• Hit the Add a new variable link and enter the variable name as pc_ip. The Initial Value will be shared with anyone you share the collection with, and can be good if everyone is using the same variable values. The Current Value isn’t synced anywhere and is available locally only. As you set the Initial Value for pc_ip, note the Current Value is also set to the same value.
  • I’ll then repeat this process for the other variables this collection needs, as shown in the table below.
Variable usageVariable nameInitial Value
Prism Central (PC) IP addresspc_ip10.133.16.228
Prism Element (PE) IP addresscluster_ip10.133.16.50
Usernameusernameadmin
Passwordpasswordnutanix/4u
CentOS 8 ISO URIcentos8_urihttp://mirror.intergrid … (long)

Step 4.1 – Using Variables

When setting up your requests, using the variables defined above is simple. Where a variable needs to be referenced, the syntax is as follows: {{variable}}. Take a look at the request below and note the Prism Central IP address hasn’t been entered directly but has instead been added via variable reference. The same thing has been done for the username and password.

Postman variable used in place of manually entering the Prism Central IP address
Postman variables being used in place of manually entering the username and password

Step 5 – Pre-request Scripts

UPDATE 2020.06.22Step 5 below has been left here for pre-request script reference only. Current versions of Postman do support variable substitution within a JSON request payload.

By default, Postman doesn’t seem to allow {{variable}} syntax within the body of a POST request. I’m sure that’s incorrect but for some reason sending a request with variables in the body like this will simply result in nothing be sent in that variable’s place. To make that work, however, a little pre-work is required in the form of a pre-request script.

Here’s a simple JSON payload for a POST request:

{
    "spec":{
        "name": "{{vm_name}}",
        "resources":{
        }
    },
    "api_version":"3.1.0",
    "metadata":{
        "kind":"vm"
    }
}

The {{vm_name}} variable won’t get substituted as you’d expect. However, heading to the “Pre-req” tab and adding this as a pre-request script fixes the issue.

var vm_name = pm.variables.get("vm_name");

postman.setEnvironmentVariable("vm_name", vm_name)

Step 6 – Import Sample Collection

An article like this wouldn’t be complete without seeing some of these things in action. With that in mind, I’ve made available a Postman collection that contains some sample Nutanix REST API requests (v1, v2.0 and v3). Let’s get that imported.

  • Head over to the NutanixDevs Github and download Nutanix REST API Testing.postman_collection.json.
  • Switch to Postman and, near the top-left of the main UI, hit the Import button.
  • Select Choose Files (or drop the file into the UI) and browse to the JSON file you just downloaded.

There’s no “OK” button at this stage so if everything was successful, you’ll see a message like this one in the bottom-right corner of the Postman UI.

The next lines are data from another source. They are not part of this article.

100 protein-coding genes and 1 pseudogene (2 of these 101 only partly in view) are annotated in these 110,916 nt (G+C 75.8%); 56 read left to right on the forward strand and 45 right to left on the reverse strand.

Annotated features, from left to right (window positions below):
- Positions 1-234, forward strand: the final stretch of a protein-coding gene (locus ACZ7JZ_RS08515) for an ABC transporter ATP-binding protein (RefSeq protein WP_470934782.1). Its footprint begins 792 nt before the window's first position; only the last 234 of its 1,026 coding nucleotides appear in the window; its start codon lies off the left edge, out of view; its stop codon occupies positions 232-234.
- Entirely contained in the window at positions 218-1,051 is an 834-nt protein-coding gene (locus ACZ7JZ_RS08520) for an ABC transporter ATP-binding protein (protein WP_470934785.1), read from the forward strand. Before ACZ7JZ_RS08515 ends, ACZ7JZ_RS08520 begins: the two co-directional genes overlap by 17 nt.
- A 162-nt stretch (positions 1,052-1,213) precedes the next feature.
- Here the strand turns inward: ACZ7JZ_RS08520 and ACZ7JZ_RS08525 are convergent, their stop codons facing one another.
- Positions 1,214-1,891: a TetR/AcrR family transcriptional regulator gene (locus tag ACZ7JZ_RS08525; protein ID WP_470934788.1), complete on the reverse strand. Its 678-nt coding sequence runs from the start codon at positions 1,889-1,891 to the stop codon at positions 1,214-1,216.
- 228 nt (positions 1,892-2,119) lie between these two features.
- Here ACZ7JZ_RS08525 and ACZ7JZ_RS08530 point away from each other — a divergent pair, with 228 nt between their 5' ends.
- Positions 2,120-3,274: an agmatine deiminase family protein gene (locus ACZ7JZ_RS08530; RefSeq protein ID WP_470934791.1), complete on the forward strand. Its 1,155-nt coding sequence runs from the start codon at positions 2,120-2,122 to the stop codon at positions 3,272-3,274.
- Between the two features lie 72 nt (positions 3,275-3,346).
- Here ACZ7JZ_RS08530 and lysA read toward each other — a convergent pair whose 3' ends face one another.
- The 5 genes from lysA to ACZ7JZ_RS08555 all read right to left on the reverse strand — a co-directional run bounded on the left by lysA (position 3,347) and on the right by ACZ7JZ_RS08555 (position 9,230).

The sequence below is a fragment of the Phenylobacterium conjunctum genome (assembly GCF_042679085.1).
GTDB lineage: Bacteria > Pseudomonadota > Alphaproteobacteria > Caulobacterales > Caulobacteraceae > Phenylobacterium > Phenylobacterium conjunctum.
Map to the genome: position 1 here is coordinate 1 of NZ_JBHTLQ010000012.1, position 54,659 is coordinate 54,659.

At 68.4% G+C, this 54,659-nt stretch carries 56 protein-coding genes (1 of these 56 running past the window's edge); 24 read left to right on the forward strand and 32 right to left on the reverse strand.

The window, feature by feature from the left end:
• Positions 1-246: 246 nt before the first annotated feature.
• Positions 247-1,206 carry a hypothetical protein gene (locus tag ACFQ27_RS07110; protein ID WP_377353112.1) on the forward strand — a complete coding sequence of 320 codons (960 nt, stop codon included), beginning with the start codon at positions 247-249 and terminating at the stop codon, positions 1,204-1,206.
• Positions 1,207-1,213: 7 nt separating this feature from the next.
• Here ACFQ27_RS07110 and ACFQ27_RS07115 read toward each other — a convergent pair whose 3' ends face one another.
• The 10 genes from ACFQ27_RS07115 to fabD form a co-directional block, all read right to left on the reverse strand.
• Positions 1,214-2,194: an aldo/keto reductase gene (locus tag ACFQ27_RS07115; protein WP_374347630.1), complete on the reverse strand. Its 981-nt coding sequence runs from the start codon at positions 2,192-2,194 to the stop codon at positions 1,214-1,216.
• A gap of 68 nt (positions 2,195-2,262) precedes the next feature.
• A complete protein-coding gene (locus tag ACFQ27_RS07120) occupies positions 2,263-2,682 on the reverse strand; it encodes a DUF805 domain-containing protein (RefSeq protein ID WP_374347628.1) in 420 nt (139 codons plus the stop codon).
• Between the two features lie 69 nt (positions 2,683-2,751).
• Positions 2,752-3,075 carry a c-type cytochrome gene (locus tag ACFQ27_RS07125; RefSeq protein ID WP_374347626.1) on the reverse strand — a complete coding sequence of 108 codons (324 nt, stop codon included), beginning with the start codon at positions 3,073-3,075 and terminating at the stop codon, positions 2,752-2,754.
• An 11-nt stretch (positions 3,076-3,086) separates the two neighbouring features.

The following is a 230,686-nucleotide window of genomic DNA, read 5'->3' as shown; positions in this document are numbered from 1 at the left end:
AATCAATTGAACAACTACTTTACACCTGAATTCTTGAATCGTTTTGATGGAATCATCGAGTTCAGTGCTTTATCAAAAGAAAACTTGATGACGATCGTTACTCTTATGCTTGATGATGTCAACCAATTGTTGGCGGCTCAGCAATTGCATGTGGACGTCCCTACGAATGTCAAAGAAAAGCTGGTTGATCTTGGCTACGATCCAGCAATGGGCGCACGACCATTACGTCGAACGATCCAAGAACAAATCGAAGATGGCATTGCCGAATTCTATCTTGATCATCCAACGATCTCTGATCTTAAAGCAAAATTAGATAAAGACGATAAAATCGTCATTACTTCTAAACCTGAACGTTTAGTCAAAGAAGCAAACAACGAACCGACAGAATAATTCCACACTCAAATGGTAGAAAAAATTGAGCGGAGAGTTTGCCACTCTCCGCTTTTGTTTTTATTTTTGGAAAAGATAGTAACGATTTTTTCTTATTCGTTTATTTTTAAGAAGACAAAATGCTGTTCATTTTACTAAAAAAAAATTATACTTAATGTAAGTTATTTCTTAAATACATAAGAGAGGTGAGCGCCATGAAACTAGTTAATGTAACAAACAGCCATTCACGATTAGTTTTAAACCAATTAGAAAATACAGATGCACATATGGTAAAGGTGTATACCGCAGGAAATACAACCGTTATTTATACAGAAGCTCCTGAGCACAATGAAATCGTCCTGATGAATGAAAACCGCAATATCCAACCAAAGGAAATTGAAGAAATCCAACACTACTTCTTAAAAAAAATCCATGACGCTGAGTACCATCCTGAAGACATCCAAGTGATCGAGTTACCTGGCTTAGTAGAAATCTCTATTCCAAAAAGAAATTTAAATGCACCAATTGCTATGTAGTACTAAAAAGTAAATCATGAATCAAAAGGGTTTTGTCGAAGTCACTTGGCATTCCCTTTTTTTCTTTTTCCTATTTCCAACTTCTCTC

Successful import of Postman sample collection

And, on the left within Collections you’ll see a number of sample API requests. For this screenshot I’ve expanded each of the branches within the new collection.

Imported Postman sample collection

This collection has a number of things pre-configured for you.

  • Authorization has been set to use collection-scope variables
  • All requests have been set to inherit their authorization from the parent i.e. the collection
  • A list of variables has been added to demonstrate how they’re used within requests (screenshot below)
Predefined collection-scope variables for use with the sample API requests

However, you’ll recall from Step 4 that the Current Value of any variable is local only and is not exported along with a collection. That’s why only a few of the variables have values currently set. Looking a bit deeper, you’ll see the variables that do have values set are those that could possibly be used across environments. For example, {{username}} could be shared during a test phase and the URI for the CentOS 8 ISO would likely be valid no matter where you’re located. The “disclaimer” there is the CentOS 8 image’s mirror is based in Australia because that’s where I live. You’ll probably want to change that by grabbing an appropriate/closer mirror URI from the CentOS website. 🙂

Beyond that, all you’ll need to is populate the variables with values that make sense for your environment.

If you decide to check out the stats request example, please be sure to check out the article entitled Getting VM Performance Metrics via API as it goes into detail on how the process works and what things like start_time_in_usecs means.

Taking things further

If your workstation/PC/laptop/VM hasn’t really been used as a development environment before, now is a great time to check out our Dev Setup lab! Written expressly for those people relatively new to development, it covers recommended tools, settings and a few customisation bits that will help make your dev efforts smoother.

The Dev Setup lab is available on the Nutanix Developer Portal Labs page.

Wrapping Up

While it’s true that Postman has many, many more features than those outlined above, configuring collections and a few variables can start you on the journey to much more efficient testing. Simply by using variables, for example, you’ve automatically saved yourself from manually altering all occurrences of an API endpoint IP address, should it change. At a higher level, you’ve also started collecting requests in both a logical and visually appealing way.

Hopefully this brief(ish) article helps you.

Thanks for reading and have a great day! 🙂

SSH PUBLIC KEY

Copy the SSH public key below.  In BASH shell environments, for example, this file could be saved to ~/.ssh/nutanix_demo.pub